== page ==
Gasoline ? - Snowblower Forum : Snow Blower Forums
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post #1 of 30 Old 09-25-2017, 01:35 PM Thread Starter
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Gasoline ?

Just purchased an Ariens Deluxe 28 SHO snowblower and the dealer is recommending the use of mid-grade (89) gasoline, but the owner's manual recommends 87 (regular) or higher.

Any thoughts/recommendations would be appreciate
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post #2 of 30 Old 09-25-2017, 03:26 PM
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Yeah the 89 octane is the bees knees man. ran that in the lawn mower this year and it was humming like a Detroit Diesel. Anyhoo, ALOHA from the Paradise City.

Long LIVE THE POWERSHIFT!! MAY IT NEVER RUST IN PEACE!!
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MAHALO!!!!!!!!!
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post #3 of 30 Old 09-25-2017, 05:43 PM
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This looks like a duplicate of this other thread https://www.snowblowerforum.com/forum...-gasoline.html
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post #4 of 30 Old 11-19-2017, 12:40 AM
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I am not sure what octane I run but I try to find ethanol free gas. If I cannot find it I use an ethanol treatment in my gas can.


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post #5 of 30 Old 11-19-2017, 07:29 AM
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Unless the 89 is ethanol free, then there is no advantage using it over 87 octane, except it will drain your wallet quicker.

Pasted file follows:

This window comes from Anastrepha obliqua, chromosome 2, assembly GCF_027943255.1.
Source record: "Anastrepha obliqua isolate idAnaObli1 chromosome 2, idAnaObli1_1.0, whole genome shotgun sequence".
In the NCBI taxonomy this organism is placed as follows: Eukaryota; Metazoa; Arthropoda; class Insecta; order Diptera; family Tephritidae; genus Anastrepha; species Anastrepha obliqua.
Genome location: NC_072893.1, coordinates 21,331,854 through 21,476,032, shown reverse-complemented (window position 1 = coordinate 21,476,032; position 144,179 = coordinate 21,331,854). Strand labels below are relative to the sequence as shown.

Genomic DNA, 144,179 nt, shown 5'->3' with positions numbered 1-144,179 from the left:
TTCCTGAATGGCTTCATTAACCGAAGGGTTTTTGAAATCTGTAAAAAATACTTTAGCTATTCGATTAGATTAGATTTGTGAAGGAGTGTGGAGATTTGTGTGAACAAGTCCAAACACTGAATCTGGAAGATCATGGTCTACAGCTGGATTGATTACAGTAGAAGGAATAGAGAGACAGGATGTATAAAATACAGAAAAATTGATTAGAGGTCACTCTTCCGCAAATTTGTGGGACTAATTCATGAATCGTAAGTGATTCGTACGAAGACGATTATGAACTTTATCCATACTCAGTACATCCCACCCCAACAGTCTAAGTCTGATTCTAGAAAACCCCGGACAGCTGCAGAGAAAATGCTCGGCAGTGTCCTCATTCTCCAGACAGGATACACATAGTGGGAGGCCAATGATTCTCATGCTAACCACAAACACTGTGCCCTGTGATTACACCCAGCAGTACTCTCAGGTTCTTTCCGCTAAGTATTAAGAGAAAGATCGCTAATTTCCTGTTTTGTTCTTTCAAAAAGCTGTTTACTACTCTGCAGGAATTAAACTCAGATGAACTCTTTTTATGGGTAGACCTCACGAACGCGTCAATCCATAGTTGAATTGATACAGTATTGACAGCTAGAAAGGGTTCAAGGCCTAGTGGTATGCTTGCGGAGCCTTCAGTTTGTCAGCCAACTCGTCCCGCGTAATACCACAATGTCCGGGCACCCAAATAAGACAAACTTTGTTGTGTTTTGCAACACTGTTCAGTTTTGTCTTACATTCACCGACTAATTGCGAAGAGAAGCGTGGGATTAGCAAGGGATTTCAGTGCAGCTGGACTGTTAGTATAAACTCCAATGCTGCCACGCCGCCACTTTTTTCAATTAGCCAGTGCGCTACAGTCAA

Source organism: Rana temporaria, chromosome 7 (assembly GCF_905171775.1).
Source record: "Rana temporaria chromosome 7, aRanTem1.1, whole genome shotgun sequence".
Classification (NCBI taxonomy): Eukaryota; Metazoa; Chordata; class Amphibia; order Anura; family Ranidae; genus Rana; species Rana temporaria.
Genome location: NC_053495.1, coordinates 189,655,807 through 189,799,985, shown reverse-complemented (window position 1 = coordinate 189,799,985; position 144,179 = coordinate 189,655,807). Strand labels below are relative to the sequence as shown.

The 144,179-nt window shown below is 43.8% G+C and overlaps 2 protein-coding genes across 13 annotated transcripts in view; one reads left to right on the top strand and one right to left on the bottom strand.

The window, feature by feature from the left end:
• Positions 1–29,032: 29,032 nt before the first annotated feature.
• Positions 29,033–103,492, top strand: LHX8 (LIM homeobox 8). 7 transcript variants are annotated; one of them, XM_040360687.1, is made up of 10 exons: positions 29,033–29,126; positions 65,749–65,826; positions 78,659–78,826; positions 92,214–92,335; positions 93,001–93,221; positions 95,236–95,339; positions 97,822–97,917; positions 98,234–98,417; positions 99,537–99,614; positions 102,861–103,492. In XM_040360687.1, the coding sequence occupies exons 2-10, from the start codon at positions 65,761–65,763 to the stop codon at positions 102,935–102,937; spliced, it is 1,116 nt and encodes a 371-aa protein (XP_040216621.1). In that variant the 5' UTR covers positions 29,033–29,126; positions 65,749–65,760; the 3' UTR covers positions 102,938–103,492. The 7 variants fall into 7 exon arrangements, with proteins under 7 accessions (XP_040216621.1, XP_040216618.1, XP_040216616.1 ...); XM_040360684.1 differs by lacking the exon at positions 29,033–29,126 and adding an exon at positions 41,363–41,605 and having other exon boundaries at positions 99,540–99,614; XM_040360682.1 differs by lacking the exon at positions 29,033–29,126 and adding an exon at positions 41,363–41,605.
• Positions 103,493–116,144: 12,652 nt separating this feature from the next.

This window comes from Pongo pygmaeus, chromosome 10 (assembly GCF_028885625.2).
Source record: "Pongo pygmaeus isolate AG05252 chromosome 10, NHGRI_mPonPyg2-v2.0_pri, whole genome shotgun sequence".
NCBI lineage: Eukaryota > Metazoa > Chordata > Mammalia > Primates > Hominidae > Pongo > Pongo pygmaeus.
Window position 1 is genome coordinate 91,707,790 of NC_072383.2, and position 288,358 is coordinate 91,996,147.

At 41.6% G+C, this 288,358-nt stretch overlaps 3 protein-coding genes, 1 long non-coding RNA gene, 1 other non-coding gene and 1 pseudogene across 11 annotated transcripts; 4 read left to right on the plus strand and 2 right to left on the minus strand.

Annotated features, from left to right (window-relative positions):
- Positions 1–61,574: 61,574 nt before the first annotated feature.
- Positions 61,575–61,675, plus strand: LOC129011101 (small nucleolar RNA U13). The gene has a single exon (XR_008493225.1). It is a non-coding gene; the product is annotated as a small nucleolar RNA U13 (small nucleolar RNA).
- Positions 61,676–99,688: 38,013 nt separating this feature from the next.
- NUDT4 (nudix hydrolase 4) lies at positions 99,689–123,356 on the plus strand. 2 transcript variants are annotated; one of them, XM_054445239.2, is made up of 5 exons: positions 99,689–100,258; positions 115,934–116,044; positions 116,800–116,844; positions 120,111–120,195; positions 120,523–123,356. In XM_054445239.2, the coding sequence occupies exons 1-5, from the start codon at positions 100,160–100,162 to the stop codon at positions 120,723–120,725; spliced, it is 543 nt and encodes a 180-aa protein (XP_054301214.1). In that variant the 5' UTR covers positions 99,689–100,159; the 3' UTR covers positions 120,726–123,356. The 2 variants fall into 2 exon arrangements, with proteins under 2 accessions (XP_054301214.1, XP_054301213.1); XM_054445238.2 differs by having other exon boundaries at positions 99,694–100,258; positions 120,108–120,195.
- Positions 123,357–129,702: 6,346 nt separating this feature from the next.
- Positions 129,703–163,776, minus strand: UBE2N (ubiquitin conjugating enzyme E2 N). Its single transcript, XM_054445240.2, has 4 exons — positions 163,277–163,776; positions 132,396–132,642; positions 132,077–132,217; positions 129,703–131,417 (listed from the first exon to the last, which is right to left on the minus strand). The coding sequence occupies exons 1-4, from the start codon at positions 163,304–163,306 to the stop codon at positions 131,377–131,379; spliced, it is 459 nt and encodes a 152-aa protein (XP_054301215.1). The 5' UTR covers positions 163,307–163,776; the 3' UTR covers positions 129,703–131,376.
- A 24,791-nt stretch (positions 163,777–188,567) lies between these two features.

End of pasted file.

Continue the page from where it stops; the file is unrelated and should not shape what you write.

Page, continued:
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post #6 of 30 Old 11-19-2017, 07:43 AM
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Quote:
Originally Posted by RIT333 View Post
Unless the 89 is ethanol free, then there is no advantage using it over 87 octane, except it will drain your wallet quicker.
maybe yours?? each to his or her own,

but 89 is a way better choice over 87 in any of today's motors due to higher compression ratios needed for emissions, it makes less carbon inside the chambers and on the valve heads and stems, holds some of the high test additives not found in 87 as it a pump mix of both grades,

machines i work on, the owners get told forget what the owner's manual has printed, run high test as it stores longer and better, we get them back for normal service with very few returns for fuel related issues due to poor quality, no name cheap gasoline, when we do we find the 10% grain has sucked up moisture out of improperly tightened fuel storage can vents and caps. water in the machine gas tanks,
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post #7 of 30 Old 11-19-2017, 08:27 AM
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not sure on you location - but in Ontario Shell Premium is the only non ethanol fuel i'm aware off. This is what all the small engine shops suggest people use in their mowers and blowers etc. (but not for the octane rating) I'm sure it will run great with 87. This is what i do / but i make sure my last tank is Shell Premium before storage
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post #8 of 30 Old 11-19-2017, 08:46 AM
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Use K100 in your fuel to beat the ethanol problems. See this demo video.
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post #9 of 30 Old 11-19-2017, 08:56 AM